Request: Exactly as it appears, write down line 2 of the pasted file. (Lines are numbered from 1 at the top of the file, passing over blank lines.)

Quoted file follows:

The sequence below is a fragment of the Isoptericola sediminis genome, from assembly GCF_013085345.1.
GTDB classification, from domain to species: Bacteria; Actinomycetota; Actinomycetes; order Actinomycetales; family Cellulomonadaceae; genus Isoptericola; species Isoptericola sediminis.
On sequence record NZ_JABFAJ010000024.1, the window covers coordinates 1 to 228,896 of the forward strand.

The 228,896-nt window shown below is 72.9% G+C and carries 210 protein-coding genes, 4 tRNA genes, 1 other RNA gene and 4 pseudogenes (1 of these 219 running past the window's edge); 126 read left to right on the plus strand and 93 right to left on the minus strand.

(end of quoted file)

GTDB classification, from domain to species: Bacteria; Actinomycetota; Actinomycetes; order Actinomycetales; family Cellulomonadaceae; genus Isoptericola; species Isoptericola sediminis.